11 January 2024

Concerns raised as ALP pushes to close off Cape under World Heritage

| Matt Nicholls
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Federal Environment Minister Tanya Plibersek with Olkola Elder Mike Ross last year.

Traditional Owners across Cape York have expressed concern that the Labor Party is pushing for a World Heritage listing for huge chunks of the Peninsula later this year.

The news was broken by The Australian last week when it was reported that Midnight Oil’s Peter Garrett – a former federal Labor MP – was leading the push to secure a World Heritage nomination.

Last year, Cape York Weekly endeavoured to interview Mr Garrett as he travelled around the Cape with environmentalist Don Henry, but our requests were denied.

They travelled to Lockhart River and other parts of the Cape, including Normanby Station, the home of the Harrigan brothers from Black Image Band.

Traditional Owners from the Cape have rejected a World Heritage proposal before.

There was a push in the early 2010s, before the Newman LNP government withdrew the state’s support in 2013.

Many believe that a World Heritage listing would impact economic opportunities in the region.

Lockhart River mayor Wayne Butcher told The Australian he was concerned about the push from Labor ahead of a state election in October.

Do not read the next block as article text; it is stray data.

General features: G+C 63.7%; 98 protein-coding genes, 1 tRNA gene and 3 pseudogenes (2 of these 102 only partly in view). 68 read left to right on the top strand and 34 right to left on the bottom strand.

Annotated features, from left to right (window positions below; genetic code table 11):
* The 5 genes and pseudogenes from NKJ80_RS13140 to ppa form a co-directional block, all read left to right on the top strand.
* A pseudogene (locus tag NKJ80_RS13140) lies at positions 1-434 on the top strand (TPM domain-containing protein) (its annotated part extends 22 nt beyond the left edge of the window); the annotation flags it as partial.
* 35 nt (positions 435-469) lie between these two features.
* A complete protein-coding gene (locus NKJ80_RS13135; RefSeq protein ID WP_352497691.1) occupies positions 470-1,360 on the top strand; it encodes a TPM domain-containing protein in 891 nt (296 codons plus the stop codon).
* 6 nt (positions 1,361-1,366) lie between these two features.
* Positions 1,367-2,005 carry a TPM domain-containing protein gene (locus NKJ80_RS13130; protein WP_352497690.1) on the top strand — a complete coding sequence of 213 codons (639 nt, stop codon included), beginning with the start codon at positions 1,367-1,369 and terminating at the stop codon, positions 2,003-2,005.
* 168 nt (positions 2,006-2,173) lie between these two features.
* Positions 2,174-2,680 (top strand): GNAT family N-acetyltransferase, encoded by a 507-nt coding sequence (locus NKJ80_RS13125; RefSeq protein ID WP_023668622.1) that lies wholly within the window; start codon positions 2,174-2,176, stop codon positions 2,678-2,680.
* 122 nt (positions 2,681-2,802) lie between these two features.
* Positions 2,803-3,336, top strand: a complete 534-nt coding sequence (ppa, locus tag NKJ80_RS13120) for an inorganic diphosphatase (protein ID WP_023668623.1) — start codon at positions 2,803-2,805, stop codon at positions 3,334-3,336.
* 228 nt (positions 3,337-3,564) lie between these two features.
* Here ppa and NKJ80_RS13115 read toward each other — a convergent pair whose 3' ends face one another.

“They are pushing it pretty hard and from what I heard there’s a bit of a rush on it,’’ he told reporter Michael McKenna.

“We are being told that they are focusing first on existing ­national parks and then going from there.

“There needs to be a lot more discussion, and open forums, about what value this is going to bring to Cape York and to Traditional Owners.”

Federal Environment Minister Tanya Plibersek said her government was pursuing a number of World Heritage listings.

“We are lucky to be home to some of the most unique places in the world, we want to see their value celebrated on the world stage,” she said.

“That’s why we’re pushing for World Heritage listing for a number of sites including Cape York, Murujuga Cultural Landscape, Flinders Ranges, West Kimberley, the Parramatta Female Factory, and Victorian and Broken Hill trades halls.”

Mapoon Traditional Owner Jack Wilkie-Jans slammed the move to close off parts of the Cape.

“This policy is a dead horse, obsessively flogged by Garrett and Labor at almost every election. Yet again it’s being proposed and without any detail,” he said.

“But it’s a policy which the peoples of Cape York – both white and black – have consistently stood and voted against.

“It will impact economic opportunities across National Parks, as well.

“Carbon Farming, low-impact grazing, fire practices etc–forget about it under World Heritage listing.”

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